Film Review: WALL•E Brings Robot Love to Space

WALL-E pats the seat next to him invitingly, hoping EVE will join him.
WALL-E pats the seat next to him invitingly, hoping EVE will join him. (Image credit: ©Disney/PIXAR. All Rights Reserved)

If you thought Nemo and Buzz Lightyear were cute, brace yourselffor WALL?E, one of the most endearing characters, robotic or otherwise, ever tograce a movie screen.

With its newest CG-animated creation, Disney-Pixar hasoutdone itself. The fact that WALL?E, a robotic trash compactor left strandedon a future Earth, can communicate so much emotion without real facialfeatures or even a speaking voice, is an impressive feat.

Much has been made of the risk the filmmakers took in producinga movie with almost dialogue-less main characters. But the lack of chatter feltrefreshing and let the gorgeous visuals and emotive actions of its characterstell the story.

The action takes place in intricately appealing landscapes,including a dazzling trip through the galaxy. Even the bleak future Earth,almost devoid of life, is packed with visual details such as the Christmaslights and garden gnome in WALL?E's treasure trove of a truck. ?

When we first meet WALL?E (Waste Allocation Load Lifter,Earth Class), he is a forgotten robot left behind on an abandoned Earth. Whilehumans have gone off to live in luxury on a floating cruise ship in space, WALL?Espends his days compacting trash back on the desolateplanet as he was designed to do.

Over the years of collecting left-over human trinkets andwatching a video of Hello, Dolly! on repeat, WALL?E comes to long forcompanionship beyond his squeaky sidekick ? a cockroach.

When EVE, the Extra-terrestrial Vegetation Evaluator, landsto scan Earth for signs of flora or fauna, it is love at first sight ? for WALL?E,at least.

Thus begins a quest through space as WALL?E chases EVE backto the human's hideout ? a giant ship where people are so pampered and lazy,they can't even walk and must be transported around on floating inner-tubes.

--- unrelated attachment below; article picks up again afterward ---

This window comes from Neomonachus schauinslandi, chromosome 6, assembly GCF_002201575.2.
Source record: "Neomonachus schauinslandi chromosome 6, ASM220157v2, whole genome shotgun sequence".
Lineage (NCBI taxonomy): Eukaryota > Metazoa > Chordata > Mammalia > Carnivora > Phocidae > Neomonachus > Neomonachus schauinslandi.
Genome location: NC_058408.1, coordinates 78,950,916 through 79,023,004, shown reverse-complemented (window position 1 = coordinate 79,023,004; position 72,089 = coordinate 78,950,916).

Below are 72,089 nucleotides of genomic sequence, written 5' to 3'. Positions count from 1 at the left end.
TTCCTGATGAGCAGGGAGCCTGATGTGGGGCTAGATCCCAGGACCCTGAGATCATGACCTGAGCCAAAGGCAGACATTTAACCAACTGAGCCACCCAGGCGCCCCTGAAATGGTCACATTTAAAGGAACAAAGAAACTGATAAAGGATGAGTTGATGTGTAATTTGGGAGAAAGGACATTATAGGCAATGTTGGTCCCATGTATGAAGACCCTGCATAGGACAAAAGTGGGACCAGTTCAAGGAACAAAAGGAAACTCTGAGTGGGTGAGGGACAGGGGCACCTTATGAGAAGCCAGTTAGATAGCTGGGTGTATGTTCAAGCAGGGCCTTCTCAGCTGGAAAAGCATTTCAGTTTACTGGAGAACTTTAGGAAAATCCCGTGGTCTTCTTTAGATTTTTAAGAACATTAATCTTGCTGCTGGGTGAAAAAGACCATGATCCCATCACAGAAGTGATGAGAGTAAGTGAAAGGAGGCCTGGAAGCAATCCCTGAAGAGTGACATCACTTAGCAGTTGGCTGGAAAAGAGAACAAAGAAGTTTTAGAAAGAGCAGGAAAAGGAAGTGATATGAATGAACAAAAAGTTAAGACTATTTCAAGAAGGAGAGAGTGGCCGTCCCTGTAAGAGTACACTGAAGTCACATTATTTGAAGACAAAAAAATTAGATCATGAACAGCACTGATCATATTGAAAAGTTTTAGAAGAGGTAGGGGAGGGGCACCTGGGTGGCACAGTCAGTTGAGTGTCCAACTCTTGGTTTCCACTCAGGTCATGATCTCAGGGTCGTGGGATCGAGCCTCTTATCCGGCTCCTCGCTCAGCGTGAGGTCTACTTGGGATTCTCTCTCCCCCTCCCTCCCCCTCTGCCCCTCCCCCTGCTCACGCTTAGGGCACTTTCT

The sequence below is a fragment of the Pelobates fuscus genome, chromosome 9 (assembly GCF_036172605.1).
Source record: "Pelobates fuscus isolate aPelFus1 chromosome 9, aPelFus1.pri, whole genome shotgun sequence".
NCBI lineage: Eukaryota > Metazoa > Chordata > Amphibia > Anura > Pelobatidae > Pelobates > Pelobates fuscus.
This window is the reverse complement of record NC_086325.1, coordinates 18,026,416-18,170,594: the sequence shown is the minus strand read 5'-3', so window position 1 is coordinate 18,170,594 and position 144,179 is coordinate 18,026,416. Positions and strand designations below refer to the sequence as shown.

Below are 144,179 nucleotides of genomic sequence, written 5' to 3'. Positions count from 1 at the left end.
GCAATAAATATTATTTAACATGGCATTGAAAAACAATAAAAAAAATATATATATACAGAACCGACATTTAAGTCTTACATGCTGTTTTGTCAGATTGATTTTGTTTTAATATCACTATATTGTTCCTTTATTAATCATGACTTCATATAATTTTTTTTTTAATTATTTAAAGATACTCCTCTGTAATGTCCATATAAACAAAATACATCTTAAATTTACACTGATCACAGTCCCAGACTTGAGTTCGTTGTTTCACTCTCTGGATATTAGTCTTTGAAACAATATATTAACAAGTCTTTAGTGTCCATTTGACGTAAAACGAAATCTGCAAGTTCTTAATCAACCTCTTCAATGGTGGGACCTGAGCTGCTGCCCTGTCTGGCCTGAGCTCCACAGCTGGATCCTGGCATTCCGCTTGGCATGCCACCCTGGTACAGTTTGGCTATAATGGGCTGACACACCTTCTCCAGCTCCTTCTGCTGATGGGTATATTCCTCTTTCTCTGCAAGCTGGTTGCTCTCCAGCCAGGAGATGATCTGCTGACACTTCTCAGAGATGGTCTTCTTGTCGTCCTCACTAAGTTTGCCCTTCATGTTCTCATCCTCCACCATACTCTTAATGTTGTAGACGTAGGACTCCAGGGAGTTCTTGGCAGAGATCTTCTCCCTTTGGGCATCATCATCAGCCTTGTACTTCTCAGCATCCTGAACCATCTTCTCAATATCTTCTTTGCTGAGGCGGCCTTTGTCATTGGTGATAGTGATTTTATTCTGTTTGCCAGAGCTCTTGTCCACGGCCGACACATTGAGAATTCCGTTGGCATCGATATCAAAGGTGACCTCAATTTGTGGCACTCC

In this vision of a future, it takes a robot to remind humansof their humanity.

When WALL?E arrives at the human outpost, he meets theeclectic gaggle of robots keeping the ship in working order.

All the robots in the film retain their robot-ness ? theanimators never resort to sticking googly eyes or a grinning mouth on a machineto give it a personality. Nonetheless, each electronic critter brims withuniqueness, purpose, and emotion.

Jason Deamer, the film's character art director, recalledhow the team figured out ways to communicate WALL?E's feelings.

"Andrew [Stanton, director/co-writer] came in one day withthe inspiration for WALL?E's eyes," he said. "He had been to abaseball game and was using a pair of binoculars. He suddenly became aware thatif he tilted them slightly, you got a very different look and feeling out ofthem. That became one of the key design elements for the main character.?

For research, the filmmakers and animators went to roboticsconferences and visited NASA scientists at the Jet Propulsion Laboratory.To imagine what humans would look like after atrophying for hundreds of yearsin space, the team talked to NASA experts about the effects of zero gravity onthe body.

The film includes many nods to science and science fiction.When Wall-E escapes Earth by hitchhiking on EVE's spaceship, he bumps intoSputnik and copious space debris on his way out.

Later scenes with the human spaceship's automatic pilot,named Auto, were reminiscent of HAL in 2001: A Space Odyssey.In a gesture of recognition to the 1979 film Alien, the producers castSigourney Weaver as the ship's computer.

The idea for Wall-E started with the question, "What ifmankind had to leave Earth and somebody forgot to turn the last robot off?"Stanton said. "I became fascinated with the loneliness that this situationevoked and the immediate empathy you had for this character? I was immediatelyhooked and seduced by the idea of a machine falling in love with anothermachine. And especially with the backdrop of a universe that has lost theunderstanding of the point of living."

Ultimately, the movie explores how loneliness and love areboth universal.

When Wall-E flexes his scoop fingers and reaches out forEVE's hand, even Romeo and Juliet would be hard pressed to rival the romanticgesture.


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Clara Moskowitz
Assistant Managing Editor

Clara Moskowitz is a science and space writer who joined the team in 2008 and served as Assistant Managing Editor from 2011 to 2013. Clara has a bachelor's degree in astronomy and physics from Wesleyan University, and a graduate certificate in science writing from the University of California, Santa Cruz. She covers everything from astronomy to human spaceflight and once aced a NASTAR suborbital spaceflight training program for space missions. Clara is currently Associate Editor of Scientific American. To see her latest project is, follow Clara on Twitter.